Natalia Sarro is an Argentine Psychologist & Intercultural Trainer based in BA. As founder of Nómadas Globales Argentina, Natalia is one of the first Intercultural Specialists in Argentina dedicated to the design and delivery of customized Intercultural Training programs for the Buenos Aires community of expats, international students, travelers, and all those interested in exploring and understanding cultural differences in a world of diversity. Every week she organizes fun & interactive Intercultural Coffee Meetings for Expats & Argentinos in Palermo to raise awareness on challenges of expat life in BA and Porteños mentality.
As an expat in Buenos Aires, it is vital to understand that porteños (BA local citizens) have their own cultural rules about how to express their emotions, build relationships and communicate effectively with others. Are they better or worse rules than yours? Obviously not. However, failing to become culturally aware of these differences may take you down the dangerous path of misinterpretation.
A scenario: your plane just landed in Buenos Aires. You are coming to visit your good old Argentine friend. You haven´t seen her for several years and you know she will be waiting for you in the Airport.
As soon as you step out of aduana (customs), there she is: big smile, jumping, waiving hands and shouting your name as if she was completely alone in the whole airport. This makes you feel a bit embarrassed. When you finally approach her, she throws her arms around your neck and holds you tight. To your surprise, she suddenly begins to shed tears of joy. She cries and tells you how much she missed you.
You are really happy to see her too, but… isn´t she overreacting? Would you respond to your friend´s emotions in a similar way?
No right or wrong answer.
Fons Trompenaars, the author of the best-selling book, Riding the Waves of Culture, states that reason and emotion influence relationships between people. Trompenaars describes a variety of manners in which people across cultures relate to one another. One of them is the “neutral vs emotional orientation.”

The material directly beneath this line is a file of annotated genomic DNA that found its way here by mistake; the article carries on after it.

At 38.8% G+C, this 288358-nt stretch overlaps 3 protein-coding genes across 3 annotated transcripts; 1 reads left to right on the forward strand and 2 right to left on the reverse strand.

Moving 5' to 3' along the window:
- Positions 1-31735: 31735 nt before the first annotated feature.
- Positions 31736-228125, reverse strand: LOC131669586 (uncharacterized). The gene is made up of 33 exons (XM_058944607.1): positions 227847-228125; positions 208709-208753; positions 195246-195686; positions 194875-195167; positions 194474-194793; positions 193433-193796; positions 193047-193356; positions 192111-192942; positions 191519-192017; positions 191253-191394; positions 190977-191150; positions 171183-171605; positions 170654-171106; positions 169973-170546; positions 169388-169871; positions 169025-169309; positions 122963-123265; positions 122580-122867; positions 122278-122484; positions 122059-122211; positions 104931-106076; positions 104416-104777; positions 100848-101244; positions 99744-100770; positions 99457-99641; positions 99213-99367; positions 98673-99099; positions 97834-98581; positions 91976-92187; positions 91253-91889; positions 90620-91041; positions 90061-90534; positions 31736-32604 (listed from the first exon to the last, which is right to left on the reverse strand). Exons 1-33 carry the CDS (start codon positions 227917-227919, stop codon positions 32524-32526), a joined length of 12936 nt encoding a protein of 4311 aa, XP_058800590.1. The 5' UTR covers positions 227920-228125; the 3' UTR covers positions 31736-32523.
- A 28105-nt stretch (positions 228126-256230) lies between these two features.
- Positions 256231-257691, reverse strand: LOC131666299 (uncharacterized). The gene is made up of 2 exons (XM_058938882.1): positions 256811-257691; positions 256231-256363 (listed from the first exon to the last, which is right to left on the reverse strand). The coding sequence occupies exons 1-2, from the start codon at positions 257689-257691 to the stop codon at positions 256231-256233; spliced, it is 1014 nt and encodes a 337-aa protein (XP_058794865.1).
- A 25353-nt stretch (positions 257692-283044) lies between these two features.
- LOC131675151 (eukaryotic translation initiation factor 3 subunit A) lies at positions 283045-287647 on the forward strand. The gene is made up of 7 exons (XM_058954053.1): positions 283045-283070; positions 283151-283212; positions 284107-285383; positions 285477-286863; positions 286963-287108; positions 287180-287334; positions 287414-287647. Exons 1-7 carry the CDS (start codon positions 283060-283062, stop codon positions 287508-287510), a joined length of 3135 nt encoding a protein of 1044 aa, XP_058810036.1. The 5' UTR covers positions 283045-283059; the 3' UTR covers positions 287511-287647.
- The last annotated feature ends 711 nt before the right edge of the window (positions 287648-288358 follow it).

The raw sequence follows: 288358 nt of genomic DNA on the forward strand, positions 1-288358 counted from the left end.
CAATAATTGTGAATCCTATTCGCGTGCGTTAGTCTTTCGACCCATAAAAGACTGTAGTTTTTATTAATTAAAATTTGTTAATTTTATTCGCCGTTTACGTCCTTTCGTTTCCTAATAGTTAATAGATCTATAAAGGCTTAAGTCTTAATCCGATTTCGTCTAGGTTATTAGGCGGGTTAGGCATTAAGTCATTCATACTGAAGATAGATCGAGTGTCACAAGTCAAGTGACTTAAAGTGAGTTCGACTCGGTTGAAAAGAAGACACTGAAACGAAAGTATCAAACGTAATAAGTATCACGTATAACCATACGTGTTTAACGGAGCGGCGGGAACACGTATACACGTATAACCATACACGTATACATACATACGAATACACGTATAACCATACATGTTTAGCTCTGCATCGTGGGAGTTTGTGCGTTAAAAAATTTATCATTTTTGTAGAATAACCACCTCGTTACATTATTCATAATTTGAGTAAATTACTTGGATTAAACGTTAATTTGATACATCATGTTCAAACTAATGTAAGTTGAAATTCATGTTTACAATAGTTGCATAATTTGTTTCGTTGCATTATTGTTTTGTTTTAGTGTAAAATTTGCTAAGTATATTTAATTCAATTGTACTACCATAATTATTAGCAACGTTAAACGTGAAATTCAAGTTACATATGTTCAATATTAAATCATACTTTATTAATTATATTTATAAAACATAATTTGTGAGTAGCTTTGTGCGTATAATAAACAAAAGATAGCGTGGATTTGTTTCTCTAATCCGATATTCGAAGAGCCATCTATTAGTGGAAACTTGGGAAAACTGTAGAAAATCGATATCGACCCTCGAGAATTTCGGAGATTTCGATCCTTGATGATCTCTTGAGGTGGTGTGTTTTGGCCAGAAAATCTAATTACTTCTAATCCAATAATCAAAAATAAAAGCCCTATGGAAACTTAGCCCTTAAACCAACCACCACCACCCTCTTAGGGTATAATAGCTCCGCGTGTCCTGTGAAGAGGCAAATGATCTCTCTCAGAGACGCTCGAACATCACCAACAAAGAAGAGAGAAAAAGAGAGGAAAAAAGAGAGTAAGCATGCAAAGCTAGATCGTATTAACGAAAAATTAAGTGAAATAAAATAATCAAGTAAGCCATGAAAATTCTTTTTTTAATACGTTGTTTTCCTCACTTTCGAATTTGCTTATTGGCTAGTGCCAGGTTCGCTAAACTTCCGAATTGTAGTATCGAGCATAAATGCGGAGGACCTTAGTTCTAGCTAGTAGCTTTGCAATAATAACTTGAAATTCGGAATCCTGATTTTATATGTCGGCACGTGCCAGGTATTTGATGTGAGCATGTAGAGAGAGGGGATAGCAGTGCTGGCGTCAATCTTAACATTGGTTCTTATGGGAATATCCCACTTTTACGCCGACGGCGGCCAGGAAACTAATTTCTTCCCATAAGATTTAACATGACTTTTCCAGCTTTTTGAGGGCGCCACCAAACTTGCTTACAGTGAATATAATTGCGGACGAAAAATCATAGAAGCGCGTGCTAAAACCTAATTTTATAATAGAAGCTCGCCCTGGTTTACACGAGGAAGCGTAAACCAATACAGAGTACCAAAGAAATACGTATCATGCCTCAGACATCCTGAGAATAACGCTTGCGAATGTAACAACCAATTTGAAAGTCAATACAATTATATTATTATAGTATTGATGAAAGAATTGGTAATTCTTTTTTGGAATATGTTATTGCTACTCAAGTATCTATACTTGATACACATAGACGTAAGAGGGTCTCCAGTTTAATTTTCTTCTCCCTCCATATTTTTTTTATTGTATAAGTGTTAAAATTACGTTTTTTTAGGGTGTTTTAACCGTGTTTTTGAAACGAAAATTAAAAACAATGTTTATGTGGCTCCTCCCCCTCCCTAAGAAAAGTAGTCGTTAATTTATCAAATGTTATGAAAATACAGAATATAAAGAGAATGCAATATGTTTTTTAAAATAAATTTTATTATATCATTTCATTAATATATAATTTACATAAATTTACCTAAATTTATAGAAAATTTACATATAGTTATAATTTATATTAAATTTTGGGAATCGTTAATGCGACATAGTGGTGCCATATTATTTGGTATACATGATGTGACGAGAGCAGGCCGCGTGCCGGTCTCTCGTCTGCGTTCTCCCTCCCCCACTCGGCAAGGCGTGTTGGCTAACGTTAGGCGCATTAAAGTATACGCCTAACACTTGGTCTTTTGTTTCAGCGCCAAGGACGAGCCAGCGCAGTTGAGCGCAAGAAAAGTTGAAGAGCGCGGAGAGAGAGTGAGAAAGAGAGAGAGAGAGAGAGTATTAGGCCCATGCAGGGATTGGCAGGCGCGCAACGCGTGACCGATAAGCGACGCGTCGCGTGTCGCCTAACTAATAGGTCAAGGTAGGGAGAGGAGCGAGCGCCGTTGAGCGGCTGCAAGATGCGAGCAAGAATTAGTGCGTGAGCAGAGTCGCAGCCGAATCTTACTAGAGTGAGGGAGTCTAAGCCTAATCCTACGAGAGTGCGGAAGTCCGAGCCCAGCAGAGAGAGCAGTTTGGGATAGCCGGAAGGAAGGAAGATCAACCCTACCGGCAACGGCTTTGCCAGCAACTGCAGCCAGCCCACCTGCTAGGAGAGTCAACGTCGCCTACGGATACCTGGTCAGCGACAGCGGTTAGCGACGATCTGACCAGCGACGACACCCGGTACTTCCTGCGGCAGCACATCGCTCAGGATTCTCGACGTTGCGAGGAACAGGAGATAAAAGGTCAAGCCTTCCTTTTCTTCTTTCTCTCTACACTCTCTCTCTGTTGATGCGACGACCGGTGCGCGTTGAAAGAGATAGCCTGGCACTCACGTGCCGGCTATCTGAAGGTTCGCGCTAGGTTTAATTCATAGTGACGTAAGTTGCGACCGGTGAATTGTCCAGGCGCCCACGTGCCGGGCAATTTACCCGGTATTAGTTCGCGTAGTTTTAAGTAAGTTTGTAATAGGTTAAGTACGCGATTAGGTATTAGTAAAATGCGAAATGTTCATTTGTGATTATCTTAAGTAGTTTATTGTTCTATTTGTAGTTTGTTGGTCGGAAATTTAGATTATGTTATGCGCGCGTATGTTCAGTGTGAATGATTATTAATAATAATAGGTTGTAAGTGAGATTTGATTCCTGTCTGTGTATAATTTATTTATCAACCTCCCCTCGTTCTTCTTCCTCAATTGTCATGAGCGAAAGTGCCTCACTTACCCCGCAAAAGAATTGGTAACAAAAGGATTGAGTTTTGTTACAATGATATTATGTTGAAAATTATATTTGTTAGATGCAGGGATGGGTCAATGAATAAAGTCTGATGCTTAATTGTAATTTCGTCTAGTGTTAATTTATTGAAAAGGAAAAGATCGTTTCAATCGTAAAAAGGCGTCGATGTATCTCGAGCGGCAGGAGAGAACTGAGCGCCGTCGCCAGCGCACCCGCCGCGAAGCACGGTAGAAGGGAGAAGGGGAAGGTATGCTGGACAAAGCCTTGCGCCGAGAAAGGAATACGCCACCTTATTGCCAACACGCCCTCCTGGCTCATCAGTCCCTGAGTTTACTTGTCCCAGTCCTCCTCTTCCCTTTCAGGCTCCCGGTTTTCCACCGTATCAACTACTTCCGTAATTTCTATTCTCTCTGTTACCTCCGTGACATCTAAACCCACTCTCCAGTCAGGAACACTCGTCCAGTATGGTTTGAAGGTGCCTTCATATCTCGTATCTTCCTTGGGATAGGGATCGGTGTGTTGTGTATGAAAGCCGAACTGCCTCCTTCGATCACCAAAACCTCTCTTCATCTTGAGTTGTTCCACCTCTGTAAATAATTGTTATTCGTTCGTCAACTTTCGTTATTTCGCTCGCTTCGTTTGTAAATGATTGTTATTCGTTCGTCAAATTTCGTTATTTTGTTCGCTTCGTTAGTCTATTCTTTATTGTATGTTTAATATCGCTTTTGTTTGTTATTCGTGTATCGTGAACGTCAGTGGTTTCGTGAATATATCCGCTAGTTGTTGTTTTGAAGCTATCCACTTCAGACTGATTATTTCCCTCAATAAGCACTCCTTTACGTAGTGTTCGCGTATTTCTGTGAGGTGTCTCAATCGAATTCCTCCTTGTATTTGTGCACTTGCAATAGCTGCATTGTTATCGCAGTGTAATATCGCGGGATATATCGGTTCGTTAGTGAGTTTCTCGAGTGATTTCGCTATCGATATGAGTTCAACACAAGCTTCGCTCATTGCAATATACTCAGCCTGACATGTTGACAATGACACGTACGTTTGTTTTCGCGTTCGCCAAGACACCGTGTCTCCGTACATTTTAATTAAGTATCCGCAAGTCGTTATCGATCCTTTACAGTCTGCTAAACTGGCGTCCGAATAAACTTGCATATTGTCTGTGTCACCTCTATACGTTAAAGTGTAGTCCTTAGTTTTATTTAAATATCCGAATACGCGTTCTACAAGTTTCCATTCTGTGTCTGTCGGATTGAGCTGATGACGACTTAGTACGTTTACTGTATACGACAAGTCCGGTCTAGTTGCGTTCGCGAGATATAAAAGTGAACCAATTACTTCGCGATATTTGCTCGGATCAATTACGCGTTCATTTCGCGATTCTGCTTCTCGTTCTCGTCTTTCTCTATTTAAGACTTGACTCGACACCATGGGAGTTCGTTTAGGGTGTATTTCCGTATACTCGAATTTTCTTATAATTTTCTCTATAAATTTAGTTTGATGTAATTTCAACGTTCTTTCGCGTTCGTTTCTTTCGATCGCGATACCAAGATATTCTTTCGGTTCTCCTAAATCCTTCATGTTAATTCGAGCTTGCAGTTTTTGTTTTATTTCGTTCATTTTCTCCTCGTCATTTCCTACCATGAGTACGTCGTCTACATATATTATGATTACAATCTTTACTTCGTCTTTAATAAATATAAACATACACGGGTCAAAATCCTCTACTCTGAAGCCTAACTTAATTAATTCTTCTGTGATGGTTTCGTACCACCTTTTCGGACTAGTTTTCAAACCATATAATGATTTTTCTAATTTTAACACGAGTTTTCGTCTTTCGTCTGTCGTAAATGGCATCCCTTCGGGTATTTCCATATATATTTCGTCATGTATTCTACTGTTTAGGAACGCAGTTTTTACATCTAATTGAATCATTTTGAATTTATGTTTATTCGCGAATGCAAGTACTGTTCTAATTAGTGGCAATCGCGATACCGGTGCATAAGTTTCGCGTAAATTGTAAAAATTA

Sounds too obvious? Let´s get into the details.
When we interact with others, is it acceptable to express our emotions openly? Or should we keep our feelings for ourselves?
Believe it or not, affection is usually the result of convention. Anger, joy, sadness or surprise are not equally exhibited in all cultures (neither in the same degree nor in the same way). Personal space, body language, gestures and tone of voice are also culturally determined.
Unlike Anglo-saxon and some North European countries, Argentina is an emotional-oriented culture. This means that Argentines have a tendency to reveal thoughts and feelings in public, both through verbal and body language. Argentines will usually let their emotions flow easily through touching, a rather loud tone of voice, laughter and facial expressions, to name a few. Soccer fans will scare you off with their highly emotional shouting of, “Goooooool,” every time their favorite soccer team marks a score. Don´t get surprised if Argentine mums kiss their children in public, or raise their tone of voice unexpectedly to shout at them in the bus when the little ones are not behaving properly.